Hundreds of Tai Tokerau's marae, country churches and halls face huge extra costs in New Zealand's biggest water sector reform, a Northland mayor warns.
Kaipara mayor Dr Jason Smith said the facilities faced huge costs amid a government push for reticulation, with chlorine and fluoride added to drinking water, part of review discussions.
"What will these small rural places have to do, suddenly face the huge costs of getting reticulated water to their marae or country hall?" Smith said.
Lifestyle blocks and country schools not on reticulated water supply would be similarly affected.
"Will every village hall, marae, papakainga housing area then have to be chlorinated and fluoridated? All Northlanders need to be extremely concerned," he said.
The Government recently announced New Zealand's biggest ever water sector shakeup with major reform of the way New Zealand's wastewater, stormwater and drinking water is managed. It wants to radically change the way the sector's set up with 67 providers nationally shrunk to just half a dozen entities.
Taumata Arowai, a new water services regulator, has been set up among the first reform steps. Major reform discussions with Northland councils and others around New Zealand are now underway.
Northland's reticulated water is provided almost solely by Far North, Kaipara and Whangārei District councils.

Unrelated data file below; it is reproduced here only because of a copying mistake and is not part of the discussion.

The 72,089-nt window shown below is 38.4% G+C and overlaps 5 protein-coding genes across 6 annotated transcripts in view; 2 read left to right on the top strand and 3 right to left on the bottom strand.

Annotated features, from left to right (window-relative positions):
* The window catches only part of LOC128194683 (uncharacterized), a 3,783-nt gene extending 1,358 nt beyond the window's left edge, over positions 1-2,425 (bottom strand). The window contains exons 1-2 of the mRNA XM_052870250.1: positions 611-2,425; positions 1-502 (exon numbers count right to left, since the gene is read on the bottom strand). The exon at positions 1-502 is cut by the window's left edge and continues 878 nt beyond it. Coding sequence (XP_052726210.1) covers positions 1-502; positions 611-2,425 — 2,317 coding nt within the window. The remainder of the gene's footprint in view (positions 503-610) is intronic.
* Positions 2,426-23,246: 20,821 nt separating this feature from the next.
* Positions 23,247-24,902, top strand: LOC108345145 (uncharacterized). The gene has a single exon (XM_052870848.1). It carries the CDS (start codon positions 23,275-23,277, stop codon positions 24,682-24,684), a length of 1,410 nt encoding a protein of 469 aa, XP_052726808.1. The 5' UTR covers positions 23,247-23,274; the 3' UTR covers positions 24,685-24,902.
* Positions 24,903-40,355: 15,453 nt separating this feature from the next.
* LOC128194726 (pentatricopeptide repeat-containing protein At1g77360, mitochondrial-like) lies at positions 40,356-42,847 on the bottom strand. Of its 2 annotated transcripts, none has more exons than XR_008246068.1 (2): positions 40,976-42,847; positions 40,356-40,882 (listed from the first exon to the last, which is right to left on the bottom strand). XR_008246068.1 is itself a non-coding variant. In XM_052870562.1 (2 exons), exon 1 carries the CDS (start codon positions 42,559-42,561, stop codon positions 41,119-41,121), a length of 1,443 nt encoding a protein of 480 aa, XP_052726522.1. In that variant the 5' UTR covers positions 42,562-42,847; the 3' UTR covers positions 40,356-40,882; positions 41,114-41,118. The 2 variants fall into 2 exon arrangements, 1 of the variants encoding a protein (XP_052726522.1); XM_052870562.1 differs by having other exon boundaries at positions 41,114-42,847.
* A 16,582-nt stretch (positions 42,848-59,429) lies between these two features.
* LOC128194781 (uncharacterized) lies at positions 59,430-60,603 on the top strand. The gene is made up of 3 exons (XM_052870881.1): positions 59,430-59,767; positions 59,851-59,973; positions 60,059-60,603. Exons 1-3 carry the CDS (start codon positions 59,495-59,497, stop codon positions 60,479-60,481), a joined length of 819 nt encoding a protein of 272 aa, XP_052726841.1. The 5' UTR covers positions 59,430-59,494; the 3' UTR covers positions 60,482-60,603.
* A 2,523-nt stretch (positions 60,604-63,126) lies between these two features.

A super-sized management entity combining the water sector of Northland's three district councils with Auckland Council, which runs its water sector through giant council controlled organisation (CCO) Watercare - is increasingly expected for the top of the North Island.
Auckland has 1.57 million people, Northland 180,000.
"How can the needs of 180,000 people in Northland be heard amid a population of 1.75 million?" Smith said.
Mooted sector review options also include an even bigger single top-of-the-north entity adding Waikato and Bay of Plenty to the northern blend which would amalgamate at least a dozen councils' water sector infrastructure and provision.
Smith said Northlanders would lose control of their right to participate locally with giant 'super-regional' water entities.
"Under these super-regional entities water management will not be locally run," Smith said.
"Local people won't have any way of having their voice heard.
"Their local needs would get lost in a super-regional water body that included Auckland.
"The needs of that city's 1.75 million people would come first."
Northland was particularly at risk because it was distant from much of the more centralised decision making that would result, he said.
"Local voices will just disappear as localism is diminished. Northland will be off the table for discussion, it will become no more than a rounding error,'' Smith said.
"People live locally, they don't live regionally. If we turn around and do a super-regional level water management body, places like Mitimiti and Pouto will disappear.
"There will be a blanket general approach that doesn't have local sensitivity, understanding, identity and values.''